- Full name Khris Adrian Davis
- Born 12/21/1987 in Lakewood, CA
- Profile Ht.: 5'11" / Wt.: 205 / Bats: R / Throws: R
- School Cal State Fullerton
- Debut 04/01/2013
Drafted in the 7th round (226th overall) by the Milwaukee Brewers in 2009 (signed for $125,000).
View Draft ReportDavis seized on the opportunity to play in 2009, enjoying a productive season. Despite tailing off slightly at the end of the year, he hit 12 homers, batted .320 and stole 13 bags. Davis, whose father Rodney played, scouted and coached in pro ball, has a quick bat and plays above otherwise average tools.
Organization Prospect Rankings
Davis strained his right calf early in 2012, tried to return too soon and re-injured his leg, costing him two months of the season. Determined to make up for lost time, he went on an offensive binge when he returned to Double-A and continued to rake following a promotion to Triple-A, hitting a combined .350/.451/.604 for the year. Davis' quick bat gives him 20-25 homer potential in the majors, and he can drive the ball out of the park to all fields. Sometimes his swing gets long, but he takes walks and doesn't get himself out as often as he did earlier in his career. Davis' biggest issue is where he'll play. He's a below-average runner who doesn't get great jumps, and his arm isn't strong either. He fits best in left field, where the Brewers have Ryan Braun signed for years to come. Davis has turned himself into a serviceable outfielder and has some experience in right field. After joining the 40-man roster in November, he'll return to Nashville and try to hit his way into big league consideration.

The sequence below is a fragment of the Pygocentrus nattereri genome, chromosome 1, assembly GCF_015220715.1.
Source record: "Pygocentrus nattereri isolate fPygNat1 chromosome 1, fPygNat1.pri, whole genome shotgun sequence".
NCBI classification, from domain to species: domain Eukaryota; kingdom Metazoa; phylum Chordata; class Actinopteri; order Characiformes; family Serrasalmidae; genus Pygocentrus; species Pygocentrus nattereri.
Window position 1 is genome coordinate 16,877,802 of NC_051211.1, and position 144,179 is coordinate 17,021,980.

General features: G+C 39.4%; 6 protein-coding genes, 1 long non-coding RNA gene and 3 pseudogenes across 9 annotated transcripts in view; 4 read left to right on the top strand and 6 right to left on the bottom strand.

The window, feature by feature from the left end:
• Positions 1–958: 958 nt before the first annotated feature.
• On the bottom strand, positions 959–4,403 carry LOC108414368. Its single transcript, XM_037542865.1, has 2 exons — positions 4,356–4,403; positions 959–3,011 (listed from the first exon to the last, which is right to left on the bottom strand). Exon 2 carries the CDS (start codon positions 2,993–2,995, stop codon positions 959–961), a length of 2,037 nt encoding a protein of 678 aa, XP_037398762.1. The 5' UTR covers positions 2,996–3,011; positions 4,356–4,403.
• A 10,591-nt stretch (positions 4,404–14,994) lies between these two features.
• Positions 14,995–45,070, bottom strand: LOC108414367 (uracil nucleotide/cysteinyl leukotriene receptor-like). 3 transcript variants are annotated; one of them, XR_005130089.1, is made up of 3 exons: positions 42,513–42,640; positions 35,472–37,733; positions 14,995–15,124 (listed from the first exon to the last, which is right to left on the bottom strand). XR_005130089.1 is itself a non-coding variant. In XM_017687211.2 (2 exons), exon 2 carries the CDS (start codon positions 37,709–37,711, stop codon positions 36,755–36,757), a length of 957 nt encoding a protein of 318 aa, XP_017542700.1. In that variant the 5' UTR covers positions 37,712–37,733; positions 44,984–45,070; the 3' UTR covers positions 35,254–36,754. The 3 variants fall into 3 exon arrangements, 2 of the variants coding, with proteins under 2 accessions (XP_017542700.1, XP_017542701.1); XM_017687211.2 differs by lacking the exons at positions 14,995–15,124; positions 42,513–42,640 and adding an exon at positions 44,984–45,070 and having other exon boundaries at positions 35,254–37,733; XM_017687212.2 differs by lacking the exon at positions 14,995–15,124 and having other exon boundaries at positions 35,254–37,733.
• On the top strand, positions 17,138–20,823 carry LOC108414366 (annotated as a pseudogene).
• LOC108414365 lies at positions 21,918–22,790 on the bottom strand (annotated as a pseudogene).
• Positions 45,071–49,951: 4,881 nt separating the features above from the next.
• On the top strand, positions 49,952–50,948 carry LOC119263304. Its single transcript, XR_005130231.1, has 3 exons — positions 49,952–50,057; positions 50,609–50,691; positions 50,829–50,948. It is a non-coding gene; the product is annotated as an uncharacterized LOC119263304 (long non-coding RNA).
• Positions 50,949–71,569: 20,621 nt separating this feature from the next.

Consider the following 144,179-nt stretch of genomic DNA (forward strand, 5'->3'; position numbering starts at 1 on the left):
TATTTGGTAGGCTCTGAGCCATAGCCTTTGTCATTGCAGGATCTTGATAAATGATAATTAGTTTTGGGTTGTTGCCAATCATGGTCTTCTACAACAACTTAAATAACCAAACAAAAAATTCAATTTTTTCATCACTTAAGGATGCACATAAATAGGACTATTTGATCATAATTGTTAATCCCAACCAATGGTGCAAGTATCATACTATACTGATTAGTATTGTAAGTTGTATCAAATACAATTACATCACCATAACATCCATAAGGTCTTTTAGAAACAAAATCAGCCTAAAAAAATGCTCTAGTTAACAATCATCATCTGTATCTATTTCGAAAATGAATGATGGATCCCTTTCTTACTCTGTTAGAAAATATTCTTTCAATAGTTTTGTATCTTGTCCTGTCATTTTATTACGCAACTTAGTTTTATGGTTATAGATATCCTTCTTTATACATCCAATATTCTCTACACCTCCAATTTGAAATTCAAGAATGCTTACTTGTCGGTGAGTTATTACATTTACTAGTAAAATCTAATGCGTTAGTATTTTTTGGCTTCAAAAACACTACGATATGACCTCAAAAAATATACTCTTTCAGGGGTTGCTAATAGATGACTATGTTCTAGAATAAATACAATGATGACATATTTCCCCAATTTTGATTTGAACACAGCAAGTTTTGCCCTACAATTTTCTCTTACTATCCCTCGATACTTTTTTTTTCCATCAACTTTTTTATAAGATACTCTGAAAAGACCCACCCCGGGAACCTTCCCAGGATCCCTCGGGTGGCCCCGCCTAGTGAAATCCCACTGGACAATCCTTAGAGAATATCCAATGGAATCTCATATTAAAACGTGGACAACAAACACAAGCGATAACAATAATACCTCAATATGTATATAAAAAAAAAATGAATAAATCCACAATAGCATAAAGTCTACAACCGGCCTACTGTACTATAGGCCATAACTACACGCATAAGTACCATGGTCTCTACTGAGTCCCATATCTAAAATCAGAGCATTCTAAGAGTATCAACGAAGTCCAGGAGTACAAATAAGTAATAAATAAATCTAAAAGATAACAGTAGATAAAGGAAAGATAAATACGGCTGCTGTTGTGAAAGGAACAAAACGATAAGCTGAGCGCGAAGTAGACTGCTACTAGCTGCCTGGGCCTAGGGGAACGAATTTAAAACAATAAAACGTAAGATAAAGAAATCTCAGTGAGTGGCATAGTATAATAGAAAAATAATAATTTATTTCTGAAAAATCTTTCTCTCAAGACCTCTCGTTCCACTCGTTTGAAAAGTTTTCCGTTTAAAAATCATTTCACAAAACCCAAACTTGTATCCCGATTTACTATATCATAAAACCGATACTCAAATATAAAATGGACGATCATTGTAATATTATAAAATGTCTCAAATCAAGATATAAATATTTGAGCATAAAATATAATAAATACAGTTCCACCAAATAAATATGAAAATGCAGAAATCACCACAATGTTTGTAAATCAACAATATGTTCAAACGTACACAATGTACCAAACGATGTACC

A teammate of Nick Ramirez at Cal State Fullerton, Davis offers some of the best power in the system. He won the Midwest League home run derby and set a Wisconsin franchise record with 22 longballs in 2010, his first full pro season. He followed up by slugging .533 in high Class A last year, though his power dropped off after he was promoted to Double-A in late July. Davis is a streaky hitter, using bat speed to drive the ball to all fields. He'll take a walk when he's pitched around, but he has some holes in his long swing and may not hit for high averages against big league pitching. Davis is a below-average runner and doesn't read balls well in the outfield, though he can make the routine play. His arm is substandard as well--he has two assists in 206 pro games--so he's limited to left field and possibly first base. Davis profiles more as a power bat off the bench than a regular, but he'll have to keep proving he can produce at every level. He'll take another shot at Double-A in 2012.